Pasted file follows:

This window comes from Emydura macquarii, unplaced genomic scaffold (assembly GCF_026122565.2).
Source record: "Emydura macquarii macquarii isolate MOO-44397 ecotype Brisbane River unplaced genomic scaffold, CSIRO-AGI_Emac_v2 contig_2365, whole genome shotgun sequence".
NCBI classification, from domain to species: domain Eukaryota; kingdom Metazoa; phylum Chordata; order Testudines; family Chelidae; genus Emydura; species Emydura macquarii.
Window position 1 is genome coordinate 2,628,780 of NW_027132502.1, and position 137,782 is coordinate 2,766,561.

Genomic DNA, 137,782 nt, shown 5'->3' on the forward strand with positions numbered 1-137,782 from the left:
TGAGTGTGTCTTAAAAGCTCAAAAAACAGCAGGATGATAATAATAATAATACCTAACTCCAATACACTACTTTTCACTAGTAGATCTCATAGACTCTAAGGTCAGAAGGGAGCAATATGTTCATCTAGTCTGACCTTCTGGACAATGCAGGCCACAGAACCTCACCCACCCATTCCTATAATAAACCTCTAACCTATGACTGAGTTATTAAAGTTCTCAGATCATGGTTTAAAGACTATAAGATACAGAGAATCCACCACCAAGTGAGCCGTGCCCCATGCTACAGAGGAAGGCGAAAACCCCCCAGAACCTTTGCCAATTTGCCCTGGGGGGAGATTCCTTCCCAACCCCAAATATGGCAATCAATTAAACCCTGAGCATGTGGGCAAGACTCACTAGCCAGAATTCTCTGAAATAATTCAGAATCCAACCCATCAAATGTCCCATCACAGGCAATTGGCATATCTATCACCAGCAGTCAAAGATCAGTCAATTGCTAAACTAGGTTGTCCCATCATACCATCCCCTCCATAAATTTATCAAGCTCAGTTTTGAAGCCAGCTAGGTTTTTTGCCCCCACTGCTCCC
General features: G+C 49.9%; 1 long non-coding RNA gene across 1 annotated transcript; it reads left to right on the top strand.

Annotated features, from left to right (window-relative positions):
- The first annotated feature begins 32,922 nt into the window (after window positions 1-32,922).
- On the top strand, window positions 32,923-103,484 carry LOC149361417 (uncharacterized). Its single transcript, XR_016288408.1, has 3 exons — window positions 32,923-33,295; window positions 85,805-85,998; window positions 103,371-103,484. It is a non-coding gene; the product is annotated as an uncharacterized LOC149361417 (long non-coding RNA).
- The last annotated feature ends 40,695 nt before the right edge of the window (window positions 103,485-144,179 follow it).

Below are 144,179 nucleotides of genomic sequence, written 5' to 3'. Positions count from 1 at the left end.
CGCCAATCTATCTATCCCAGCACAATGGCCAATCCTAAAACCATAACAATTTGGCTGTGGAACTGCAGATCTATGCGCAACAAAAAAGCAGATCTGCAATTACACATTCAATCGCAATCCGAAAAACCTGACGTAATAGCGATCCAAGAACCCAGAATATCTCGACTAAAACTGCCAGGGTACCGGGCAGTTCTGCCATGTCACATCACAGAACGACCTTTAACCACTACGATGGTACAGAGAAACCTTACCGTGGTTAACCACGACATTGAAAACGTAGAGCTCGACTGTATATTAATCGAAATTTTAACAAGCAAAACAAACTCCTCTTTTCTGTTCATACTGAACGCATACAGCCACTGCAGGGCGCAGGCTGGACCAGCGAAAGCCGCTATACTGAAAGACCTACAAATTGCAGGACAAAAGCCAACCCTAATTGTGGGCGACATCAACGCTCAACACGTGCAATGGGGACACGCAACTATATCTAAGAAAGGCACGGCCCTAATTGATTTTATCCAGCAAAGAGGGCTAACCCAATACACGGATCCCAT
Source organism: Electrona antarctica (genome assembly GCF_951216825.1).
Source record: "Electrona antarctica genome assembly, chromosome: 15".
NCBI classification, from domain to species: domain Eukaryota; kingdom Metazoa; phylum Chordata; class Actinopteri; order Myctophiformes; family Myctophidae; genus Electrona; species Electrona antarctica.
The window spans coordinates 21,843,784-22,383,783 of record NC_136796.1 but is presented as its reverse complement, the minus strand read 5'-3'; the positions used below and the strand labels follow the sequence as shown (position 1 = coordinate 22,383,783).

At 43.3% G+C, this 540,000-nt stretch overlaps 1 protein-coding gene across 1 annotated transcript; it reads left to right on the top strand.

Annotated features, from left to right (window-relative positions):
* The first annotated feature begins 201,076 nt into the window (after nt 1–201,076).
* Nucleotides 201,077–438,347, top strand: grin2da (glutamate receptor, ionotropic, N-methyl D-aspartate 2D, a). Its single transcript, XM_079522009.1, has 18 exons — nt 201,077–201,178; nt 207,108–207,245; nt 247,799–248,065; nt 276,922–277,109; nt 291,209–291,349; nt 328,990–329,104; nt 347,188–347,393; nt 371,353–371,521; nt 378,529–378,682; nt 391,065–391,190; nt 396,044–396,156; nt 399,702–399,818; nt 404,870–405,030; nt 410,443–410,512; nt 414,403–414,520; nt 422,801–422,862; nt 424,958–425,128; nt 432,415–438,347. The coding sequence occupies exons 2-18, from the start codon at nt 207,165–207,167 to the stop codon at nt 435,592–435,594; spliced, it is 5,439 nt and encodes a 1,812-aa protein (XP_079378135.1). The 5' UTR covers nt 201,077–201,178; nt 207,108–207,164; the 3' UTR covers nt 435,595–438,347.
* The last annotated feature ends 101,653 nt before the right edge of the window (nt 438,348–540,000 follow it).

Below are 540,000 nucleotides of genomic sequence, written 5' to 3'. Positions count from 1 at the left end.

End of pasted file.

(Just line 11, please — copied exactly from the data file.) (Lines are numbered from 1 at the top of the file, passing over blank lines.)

- The last annotated feature ends 40,695 nt before the right edge of the window (window positions 103,485-144,179 follow it).